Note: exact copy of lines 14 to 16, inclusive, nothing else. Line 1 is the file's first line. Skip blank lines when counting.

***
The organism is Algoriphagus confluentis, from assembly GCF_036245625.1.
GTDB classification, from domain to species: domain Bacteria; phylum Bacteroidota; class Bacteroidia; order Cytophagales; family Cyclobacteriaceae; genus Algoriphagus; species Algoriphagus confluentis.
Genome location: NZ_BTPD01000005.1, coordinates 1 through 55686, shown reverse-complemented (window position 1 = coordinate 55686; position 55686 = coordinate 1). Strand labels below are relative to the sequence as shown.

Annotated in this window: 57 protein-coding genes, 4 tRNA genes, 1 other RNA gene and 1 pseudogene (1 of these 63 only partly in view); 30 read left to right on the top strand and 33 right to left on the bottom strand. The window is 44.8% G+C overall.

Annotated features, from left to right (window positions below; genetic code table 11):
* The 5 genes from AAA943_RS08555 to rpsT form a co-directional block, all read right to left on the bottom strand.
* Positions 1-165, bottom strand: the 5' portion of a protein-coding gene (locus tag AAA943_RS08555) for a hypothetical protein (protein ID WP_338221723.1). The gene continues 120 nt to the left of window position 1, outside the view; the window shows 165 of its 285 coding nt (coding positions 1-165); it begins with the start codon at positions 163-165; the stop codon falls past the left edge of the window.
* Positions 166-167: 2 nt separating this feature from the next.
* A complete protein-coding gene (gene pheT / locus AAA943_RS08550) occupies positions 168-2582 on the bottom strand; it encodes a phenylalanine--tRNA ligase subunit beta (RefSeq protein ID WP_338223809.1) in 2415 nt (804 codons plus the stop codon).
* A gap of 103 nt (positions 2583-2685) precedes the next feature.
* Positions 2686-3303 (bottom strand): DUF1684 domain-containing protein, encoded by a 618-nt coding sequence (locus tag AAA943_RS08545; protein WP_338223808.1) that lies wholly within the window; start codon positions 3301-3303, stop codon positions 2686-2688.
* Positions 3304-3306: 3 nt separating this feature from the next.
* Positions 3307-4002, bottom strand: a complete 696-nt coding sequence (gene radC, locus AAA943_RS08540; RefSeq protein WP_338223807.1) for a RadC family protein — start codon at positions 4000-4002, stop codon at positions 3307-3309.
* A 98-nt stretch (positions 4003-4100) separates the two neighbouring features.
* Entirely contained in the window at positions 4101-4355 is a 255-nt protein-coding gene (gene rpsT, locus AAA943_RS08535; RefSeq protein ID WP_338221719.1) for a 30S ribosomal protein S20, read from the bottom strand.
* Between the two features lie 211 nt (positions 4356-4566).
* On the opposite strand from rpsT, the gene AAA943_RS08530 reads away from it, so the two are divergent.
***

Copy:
* A 98-nt stretch (positions 4003-4100) separates the two neighbouring features.
* Entirely contained in the window at positions 4101-4355 is a 255-nt protein-coding gene (gene rpsT, locus AAA943_RS08535; RefSeq protein ID WP_338221719.1) for a 30S ribosomal protein S20, read from the bottom strand.
* Between the two features lie 211 nt (positions 4356-4566).